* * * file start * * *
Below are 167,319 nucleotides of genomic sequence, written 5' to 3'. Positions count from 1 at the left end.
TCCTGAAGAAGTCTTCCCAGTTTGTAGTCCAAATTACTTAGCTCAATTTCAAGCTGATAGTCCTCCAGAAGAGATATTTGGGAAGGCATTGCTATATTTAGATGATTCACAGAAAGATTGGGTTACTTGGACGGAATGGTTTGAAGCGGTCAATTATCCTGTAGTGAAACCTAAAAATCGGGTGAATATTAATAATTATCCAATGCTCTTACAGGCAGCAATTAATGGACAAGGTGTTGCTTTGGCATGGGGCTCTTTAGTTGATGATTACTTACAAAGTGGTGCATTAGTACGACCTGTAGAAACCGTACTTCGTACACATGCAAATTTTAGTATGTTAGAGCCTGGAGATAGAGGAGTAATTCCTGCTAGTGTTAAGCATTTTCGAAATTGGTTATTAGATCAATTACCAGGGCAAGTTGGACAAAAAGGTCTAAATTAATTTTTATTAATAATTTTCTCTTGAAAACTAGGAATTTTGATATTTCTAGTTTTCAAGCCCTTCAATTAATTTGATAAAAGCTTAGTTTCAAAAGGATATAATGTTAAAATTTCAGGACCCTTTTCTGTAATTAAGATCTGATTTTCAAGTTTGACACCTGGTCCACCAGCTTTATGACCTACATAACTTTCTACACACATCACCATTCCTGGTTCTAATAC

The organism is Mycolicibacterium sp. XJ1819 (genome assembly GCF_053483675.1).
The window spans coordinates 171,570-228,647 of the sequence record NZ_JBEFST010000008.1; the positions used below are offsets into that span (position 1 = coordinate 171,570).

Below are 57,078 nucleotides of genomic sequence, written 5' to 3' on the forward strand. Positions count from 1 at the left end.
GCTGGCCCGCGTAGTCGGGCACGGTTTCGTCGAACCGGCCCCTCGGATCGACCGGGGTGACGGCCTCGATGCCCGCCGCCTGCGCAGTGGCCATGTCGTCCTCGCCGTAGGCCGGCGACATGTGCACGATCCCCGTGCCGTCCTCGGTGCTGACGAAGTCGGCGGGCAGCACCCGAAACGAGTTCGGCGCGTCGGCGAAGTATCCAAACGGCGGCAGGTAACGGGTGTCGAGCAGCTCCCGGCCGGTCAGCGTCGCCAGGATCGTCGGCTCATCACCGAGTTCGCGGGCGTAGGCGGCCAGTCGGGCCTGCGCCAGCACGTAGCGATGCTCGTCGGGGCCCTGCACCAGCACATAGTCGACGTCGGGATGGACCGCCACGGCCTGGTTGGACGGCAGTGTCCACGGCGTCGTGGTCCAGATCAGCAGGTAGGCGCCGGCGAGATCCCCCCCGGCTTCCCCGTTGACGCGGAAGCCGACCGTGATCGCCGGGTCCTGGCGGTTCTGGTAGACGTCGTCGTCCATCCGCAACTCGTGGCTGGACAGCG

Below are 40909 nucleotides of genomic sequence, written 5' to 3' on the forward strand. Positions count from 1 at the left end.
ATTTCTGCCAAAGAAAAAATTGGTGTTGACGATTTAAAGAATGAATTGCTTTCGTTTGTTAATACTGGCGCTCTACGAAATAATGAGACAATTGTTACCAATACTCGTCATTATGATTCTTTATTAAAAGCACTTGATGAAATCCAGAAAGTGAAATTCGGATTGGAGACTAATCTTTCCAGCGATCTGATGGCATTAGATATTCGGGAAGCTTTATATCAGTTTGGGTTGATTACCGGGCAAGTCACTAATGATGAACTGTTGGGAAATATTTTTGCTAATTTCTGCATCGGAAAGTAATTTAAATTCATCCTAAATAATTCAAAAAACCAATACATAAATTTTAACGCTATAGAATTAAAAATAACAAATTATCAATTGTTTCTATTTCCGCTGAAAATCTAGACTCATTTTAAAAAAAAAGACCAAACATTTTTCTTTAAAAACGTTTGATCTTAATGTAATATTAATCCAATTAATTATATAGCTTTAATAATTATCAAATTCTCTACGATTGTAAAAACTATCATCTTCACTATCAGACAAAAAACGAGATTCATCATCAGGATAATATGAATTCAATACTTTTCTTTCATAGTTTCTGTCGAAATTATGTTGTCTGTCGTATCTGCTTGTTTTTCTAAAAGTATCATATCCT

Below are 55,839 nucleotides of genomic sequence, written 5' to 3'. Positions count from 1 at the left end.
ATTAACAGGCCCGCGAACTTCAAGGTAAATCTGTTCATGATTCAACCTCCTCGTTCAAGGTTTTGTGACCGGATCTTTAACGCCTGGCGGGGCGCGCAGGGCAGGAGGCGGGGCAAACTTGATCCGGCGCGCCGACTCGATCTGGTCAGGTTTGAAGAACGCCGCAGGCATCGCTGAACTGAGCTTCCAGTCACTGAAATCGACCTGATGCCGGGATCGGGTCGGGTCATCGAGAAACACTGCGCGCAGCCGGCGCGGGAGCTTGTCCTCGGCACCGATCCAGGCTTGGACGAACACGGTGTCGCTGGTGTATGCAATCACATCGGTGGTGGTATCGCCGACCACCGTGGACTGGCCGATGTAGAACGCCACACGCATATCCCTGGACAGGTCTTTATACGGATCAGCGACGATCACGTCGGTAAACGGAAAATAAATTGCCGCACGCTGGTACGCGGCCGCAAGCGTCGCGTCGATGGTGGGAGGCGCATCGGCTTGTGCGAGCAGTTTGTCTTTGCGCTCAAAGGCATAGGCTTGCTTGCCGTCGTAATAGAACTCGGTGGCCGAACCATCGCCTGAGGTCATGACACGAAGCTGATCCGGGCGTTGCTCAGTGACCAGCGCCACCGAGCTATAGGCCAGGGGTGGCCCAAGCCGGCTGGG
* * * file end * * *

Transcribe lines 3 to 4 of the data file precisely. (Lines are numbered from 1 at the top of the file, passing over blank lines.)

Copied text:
The organism is Mycolicibacterium sp. XJ1819 (genome assembly GCF_053483675.1).
The window spans coordinates 171,570-228,647 of the sequence record NZ_JBEFST010000008.1; the positions used below are offsets into that span (position 1 = coordinate 171,570).